A budget bill awaiting Branstad’s review would keep the Mount Pleasant and Clarinda MHIs open for a few more months, contrary to Branstad’s January decision to close the two facilities by June 30. Steve Brimhall, the mayor of Mount Pleasant, said the two Mental Health Institutes in southern Iowa provide critical services not available elsewhere.

“So until a good alternative can be worked out and agreed upon by the governor and the legislature, I urge the governor to sign Senate File 505,” Brimhall said.

Iowa Wesleyan College president Steven Titus said he’s proud of the nursing students at his college who lobbied legislators to keep the MHIs open.

“As a relative newcomer to Iowa, I have to say I was a bit surprised and a bit alarmed at the lack of mental health services in southeast Iowa,” Titus said, “and so now the thought of closing an additional facility that’s been around for over a century to help provide those services really causes me even more alarm and concern.”

Senator Amanda Ragan, a Democrat, drove from Mason City to Mount Pleasant to participate in the news conference and tout the “bipartisan compromise” legislators passed to keep the two MHIs open.

“According to Iowa psychiatrists and health care professionals, we’ve heard our state suffers from a mental health crisis,” Ragan said. “…They’re quite frankly surprised at this plan for closure.”

Travis Kraus, vice president of the Mount Pleasant Chamber of Commerce, read a prepared statement, saying there’s a need to enhance, improve and expand mental health care.

“As a minimum, the Mount Pleasant Mental Health Institute should remain open in order to provide an opportunity for thoughtful discussion and coordination regarding changes in existing conditions,” Kraus said.

Representative Dave Heaton, a Republican from Mount Pleasant, pounded his hand on the lectern as he sent this message to the governor: “Let this facility live!” And the crowd applauded.

Senator Rich Taylor, a Democrat from Mount Pleasant, organized the gathering.

“It’s not that I’m not willing to change,” Taylor said. “If there is a better way, I’m all for it. I’d work toward that, but today no one has a better plan.”

Governor Branstad has said the MHIs are antiquated and should be closed. Branstad may have tipped his hand last week on the issue because layoff notices were sent to 28 MHI workers in Mount Pleasant and 53 MHI employees in Clarinda. That doesn’t please Senator Taylor.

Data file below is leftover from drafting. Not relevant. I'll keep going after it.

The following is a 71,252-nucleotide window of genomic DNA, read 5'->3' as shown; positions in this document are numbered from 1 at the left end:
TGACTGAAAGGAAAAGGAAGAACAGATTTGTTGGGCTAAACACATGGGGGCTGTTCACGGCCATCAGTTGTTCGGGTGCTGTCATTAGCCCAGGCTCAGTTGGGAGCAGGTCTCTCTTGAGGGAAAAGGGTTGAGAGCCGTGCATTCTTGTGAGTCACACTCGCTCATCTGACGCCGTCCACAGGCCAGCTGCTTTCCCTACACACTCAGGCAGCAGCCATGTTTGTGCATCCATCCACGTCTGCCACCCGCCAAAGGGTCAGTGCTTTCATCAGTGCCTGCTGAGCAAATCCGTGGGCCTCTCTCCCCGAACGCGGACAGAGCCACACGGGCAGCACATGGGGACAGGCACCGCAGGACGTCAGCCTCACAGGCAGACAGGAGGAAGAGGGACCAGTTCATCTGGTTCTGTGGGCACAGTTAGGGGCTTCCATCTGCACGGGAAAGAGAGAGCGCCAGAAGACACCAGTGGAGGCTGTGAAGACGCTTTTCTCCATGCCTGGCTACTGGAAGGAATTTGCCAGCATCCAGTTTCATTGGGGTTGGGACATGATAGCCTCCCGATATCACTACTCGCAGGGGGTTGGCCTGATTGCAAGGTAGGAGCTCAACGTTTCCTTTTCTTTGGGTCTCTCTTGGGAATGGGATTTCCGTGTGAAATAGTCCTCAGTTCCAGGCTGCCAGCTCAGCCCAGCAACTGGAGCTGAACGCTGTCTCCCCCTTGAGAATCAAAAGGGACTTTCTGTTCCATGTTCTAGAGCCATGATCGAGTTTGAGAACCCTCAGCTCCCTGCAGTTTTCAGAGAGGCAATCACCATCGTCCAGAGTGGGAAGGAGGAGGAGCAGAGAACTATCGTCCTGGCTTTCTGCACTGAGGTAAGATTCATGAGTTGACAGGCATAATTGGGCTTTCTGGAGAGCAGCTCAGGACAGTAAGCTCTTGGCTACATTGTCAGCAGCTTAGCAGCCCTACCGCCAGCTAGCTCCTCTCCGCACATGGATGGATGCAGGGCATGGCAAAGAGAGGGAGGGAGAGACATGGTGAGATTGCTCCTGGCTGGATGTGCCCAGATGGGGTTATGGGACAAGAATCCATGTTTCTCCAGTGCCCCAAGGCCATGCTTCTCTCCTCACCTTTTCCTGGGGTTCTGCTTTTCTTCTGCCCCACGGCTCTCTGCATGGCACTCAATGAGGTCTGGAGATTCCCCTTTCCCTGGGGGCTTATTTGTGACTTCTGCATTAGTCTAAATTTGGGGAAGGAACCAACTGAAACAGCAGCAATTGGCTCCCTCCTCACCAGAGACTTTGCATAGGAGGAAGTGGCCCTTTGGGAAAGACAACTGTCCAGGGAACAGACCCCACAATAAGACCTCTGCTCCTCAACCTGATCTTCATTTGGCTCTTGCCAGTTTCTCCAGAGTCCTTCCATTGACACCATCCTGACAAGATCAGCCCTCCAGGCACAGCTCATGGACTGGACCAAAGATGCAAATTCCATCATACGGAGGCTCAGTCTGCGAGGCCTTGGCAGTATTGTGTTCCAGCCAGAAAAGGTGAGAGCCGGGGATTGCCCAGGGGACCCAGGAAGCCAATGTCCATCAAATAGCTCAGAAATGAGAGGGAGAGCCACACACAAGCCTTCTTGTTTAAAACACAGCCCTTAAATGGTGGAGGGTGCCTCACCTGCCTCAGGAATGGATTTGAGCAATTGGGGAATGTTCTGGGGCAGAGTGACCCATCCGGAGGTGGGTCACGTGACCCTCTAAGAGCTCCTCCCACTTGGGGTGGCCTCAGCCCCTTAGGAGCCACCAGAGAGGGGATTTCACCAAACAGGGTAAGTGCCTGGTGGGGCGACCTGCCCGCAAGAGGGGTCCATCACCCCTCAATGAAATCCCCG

“Sending out pink slips really kind of ticked me off,” Taylor said.

Heaton said he’s not going to be “an alarmist” about the layoffs.

“Just because the pink slips go out does not water down my optimism that he will sign this bill and provide the facilities we so desperately need here in southeast Iowa,” Heaton said.

Legislators voted to keep the Mount Pleasant facility open for another year and keep the Clarinda Mental Health Institute open through mid-December, in hopes of finding a private company that would come in to operate the facility. Branstad has ’til July 6th to decide whether to accept that alternative. Heaton made an impassioned plea at the close of yesterday’s news conference.

“He should respond to the legislative will and sign this bill and allow this facility to be open,” Heaton said. “Why swim against the current?”

Critics of the closures say they are considering a lawsuit if Branstad follows through and closes the facilities. Branstad had planned to speak to Mount Pleasant’s Rotary Club at noon today, but Branstad’s staff says the governor had to cancel in order to be in Kansas City Thursday morning for an EPA hearing on the Renewable Fuels Standard.

UPDATE: Ernst & King giving white supremacist’s campaign donation to South Carolina church

Congresman Steve King.

Congresman Steve King.

Two Iowa Republicans are redirecting a campaign donation from a white supremacist who reportedly influenced the man accused of killing nine African Americans in a South Carolina church last week.

Senator Joni Ernst and Congressman Steve King are giving the money to church in South Carolina and the families of those murdered there.

Earl Holt of Longview, Texas, is a leader of the Council of Conservative Citizens and the church shooter has said he was inspired by information he found on the group’s website. Holt’s occupation is listed as “retired” alongside the FEC’s record of his $1,000 donation to the Ernst campaign as well as those made to King.

Holt gave $1,000 to Congressman Steve King’s 2012 campaign and another $1,500 to King’s 2014 reelection effort. “Our prayers are with the families and friends of those affected by this tragedy (in South Carolina),” King said in a statement posted on his campaign website early this evening.

Holt, who has called African Americans “the laziest, stupidest and most criminally-inclined race in the history of the world,” also donated to presidential candidates Ted Cruz, Rand Paul and Rick Santorum, all of whom have denounced Holt in the past two days and redirected his money to help the South Carolina church and the families of the African Americans who were slain there.